The multiple-choice portion of your exam will consist of 50 multiple-choice questions that include both readings from the syllabus and sight reading. Approximately 20 questions will focus on Vergil and Caesar selections from the required readings while about 30 will contain sight readings. As you review questions, keep a running list of vocabulary, grammar, and skills that are still tripping you up. These will be areas for further review when you go back over the materials one last time.

 

Step 4: Practice Free Response Questions

 

Before you begin practicing for the free response section of your exam, make sure that you know what to expect on it. The first two free-response questions will be literal translations of required course readings. You will be asked to translate one given selection from the Caesar text and one given selection from the Vergil text as verbatim as possible. Each selection will be approximately five lines long, and you will be provided with any particularly unique vocabulary terms. It is recommended that you spend about 15 minutes on each of these translations.

 

The next section of the free-response will require you to write an analytical essay based on a selection from the course’s required readings. As you build your argument, you will need to refer specifically to the Latin text by writing it out and/or citing line numbers. You must also translate, accurately paraphrase, or otherwise make clear in your discussion that you understand the Latin that you are using. It is recommended that you spend about 45 minutes on the essay.

 

The final two sections of the free response portion will ask you a series of short-answer questions about one selection from Vergil and another selection from Caesar. In the past, these questions have included translations, identifying stylistic devices, and making inferences about character intentions, among others. You should plan to spend about 15 minutes answering questions for each selection.

 

The best way to prepare for the free-response portion of your exam is to practice by using the many available free-response questions from past administrations of the exam. You can find all of the past free-response questions dating back to 2013, including authentic examples of student responses, scoring explanations, and scoring statistics available at the bottom of the exam page. Review the free-response questions and the scoring criteria from one year to get started. This should give you a good understanding of what you’ll be expected to perform on this section and how your answers will be evaluated.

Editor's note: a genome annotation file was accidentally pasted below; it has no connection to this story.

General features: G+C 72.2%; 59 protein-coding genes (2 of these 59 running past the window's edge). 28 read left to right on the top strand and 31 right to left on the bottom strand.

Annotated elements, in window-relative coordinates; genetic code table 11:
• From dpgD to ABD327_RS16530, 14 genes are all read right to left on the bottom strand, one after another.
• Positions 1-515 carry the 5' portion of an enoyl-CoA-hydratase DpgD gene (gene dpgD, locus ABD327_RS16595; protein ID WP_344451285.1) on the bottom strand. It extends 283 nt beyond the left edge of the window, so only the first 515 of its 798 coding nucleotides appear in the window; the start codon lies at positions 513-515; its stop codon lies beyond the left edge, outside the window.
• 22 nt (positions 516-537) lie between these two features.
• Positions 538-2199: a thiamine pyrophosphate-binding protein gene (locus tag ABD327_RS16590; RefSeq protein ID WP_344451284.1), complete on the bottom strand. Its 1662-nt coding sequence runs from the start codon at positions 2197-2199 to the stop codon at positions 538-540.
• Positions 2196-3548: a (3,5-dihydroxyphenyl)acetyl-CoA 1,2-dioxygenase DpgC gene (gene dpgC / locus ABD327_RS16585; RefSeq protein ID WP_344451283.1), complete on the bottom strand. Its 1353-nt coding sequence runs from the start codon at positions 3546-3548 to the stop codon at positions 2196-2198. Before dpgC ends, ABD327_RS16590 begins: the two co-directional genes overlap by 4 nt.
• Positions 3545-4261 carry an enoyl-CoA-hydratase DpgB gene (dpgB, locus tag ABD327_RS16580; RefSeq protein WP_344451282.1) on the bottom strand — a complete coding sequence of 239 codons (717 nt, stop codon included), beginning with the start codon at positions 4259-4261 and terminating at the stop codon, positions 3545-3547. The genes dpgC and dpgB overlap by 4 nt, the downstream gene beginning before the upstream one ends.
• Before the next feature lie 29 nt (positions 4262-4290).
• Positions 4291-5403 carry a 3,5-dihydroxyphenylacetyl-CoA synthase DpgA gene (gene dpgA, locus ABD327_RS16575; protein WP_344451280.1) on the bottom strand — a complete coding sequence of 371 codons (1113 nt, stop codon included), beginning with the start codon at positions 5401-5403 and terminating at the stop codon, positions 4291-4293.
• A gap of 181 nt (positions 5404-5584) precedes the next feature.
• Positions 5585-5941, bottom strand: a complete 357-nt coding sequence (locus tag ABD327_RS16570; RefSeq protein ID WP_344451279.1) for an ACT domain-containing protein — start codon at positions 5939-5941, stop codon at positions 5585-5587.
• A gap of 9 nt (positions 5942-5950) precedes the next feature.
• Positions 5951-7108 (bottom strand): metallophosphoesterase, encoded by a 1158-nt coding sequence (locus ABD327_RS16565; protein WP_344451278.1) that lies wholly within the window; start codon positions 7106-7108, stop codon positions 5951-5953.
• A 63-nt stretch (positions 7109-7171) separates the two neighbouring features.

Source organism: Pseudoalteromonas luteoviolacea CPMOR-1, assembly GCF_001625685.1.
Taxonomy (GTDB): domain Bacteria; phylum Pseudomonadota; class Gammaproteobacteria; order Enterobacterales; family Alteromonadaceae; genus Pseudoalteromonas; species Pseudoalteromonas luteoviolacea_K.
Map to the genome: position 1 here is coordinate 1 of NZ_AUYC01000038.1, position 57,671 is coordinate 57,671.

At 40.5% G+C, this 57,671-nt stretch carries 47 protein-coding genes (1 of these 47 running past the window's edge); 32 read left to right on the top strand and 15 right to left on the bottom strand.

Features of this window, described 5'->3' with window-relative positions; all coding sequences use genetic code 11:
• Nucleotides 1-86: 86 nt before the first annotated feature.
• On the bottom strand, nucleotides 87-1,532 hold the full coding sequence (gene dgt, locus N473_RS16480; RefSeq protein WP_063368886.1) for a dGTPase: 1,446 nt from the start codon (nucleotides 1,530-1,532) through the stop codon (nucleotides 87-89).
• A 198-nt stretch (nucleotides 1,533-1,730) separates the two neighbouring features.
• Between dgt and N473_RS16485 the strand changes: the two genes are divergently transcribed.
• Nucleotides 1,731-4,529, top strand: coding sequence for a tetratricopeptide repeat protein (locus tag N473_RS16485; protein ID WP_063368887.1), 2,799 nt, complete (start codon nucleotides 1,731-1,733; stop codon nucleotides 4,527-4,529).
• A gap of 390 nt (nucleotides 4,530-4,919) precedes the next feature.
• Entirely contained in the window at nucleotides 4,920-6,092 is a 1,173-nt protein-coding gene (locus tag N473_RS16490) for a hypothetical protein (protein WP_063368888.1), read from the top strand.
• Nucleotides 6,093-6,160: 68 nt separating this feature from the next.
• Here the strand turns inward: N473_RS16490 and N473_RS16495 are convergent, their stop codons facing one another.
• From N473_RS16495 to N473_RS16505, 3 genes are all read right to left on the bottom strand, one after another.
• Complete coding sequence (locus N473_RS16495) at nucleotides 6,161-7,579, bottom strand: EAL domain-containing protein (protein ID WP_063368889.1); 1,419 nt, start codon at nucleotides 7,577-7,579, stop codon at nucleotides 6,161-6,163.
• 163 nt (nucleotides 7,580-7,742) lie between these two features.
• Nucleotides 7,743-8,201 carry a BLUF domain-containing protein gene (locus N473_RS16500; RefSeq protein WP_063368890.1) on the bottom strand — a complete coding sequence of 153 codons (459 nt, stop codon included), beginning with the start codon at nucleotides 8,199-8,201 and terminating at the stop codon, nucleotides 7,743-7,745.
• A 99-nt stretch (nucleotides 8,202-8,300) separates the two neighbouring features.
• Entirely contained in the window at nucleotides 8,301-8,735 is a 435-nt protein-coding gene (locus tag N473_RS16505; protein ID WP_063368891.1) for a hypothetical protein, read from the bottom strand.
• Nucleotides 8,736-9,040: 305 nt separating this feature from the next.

Using this knowledge, you should then read and reply to the free-response questions from another year, trying your best to stay within the recommended time constraints. Score your own responses after reading the scoring guidelines for that year, then have a friend score your responses too. It can be difficult giving yourself an objective score, so having a classmate to trade scores with is a good idea. Continue to practice free-response questions from prior years until you feel confident in your approach.

 

Step 5: Take another practice exam

 

Though it is difficult to find complete practice tests for the AP Latin exam, you should be able to cobble one together using some of the resources for multiple-choice questions listed above, and the released free-response questions from previous exams. Try to make as realistic a practice test as you can, then score it with a classmate to identify content areas that need more studying or practice.

 

With your list of areas to review, repeat the steps above to incrementally increase your score.

 

Step 6: Exam Day

 

In 2017, the AP Latin exam will take place on Friday, May 12 at 12 PM.

 

For information about registering for the exam, especially if you have self-studied or are a homeschooled student, read CollegeVine’s How to Register for AP Exams (Even If You Didn’t Take the Course).

For specifics about what to bring with you to the exam, read CollegeVine’s What to Bring To Your AP Exam.

 

If you feel like you still need more help or you are not sure that you can prepare for the AP Latin Exam on your own, look no further. For personalized AP tutoring, check out the CollegeVine Academic Tutoring Program, where students who are intimately familiar with the exam can help you ace it too, just like they did.    

 

For more about APs, check out these CollegeVine posts

 

Kate Sundquist

Kate Sundquist

Senior Blogger at CollegeVine
Kate Koch-Sundquist is a graduate of Pomona College where she studied sociology, psychology, and writing before going on to receive an M.Ed. from Lesley University. After a few forays into living abroad and afloat (sometimes at the same time), she now makes her home north of Boston where she works as a content writer and, with her husband, raises two young sons who both inspire her and challenge her on a daily basis.
Kate Sundquist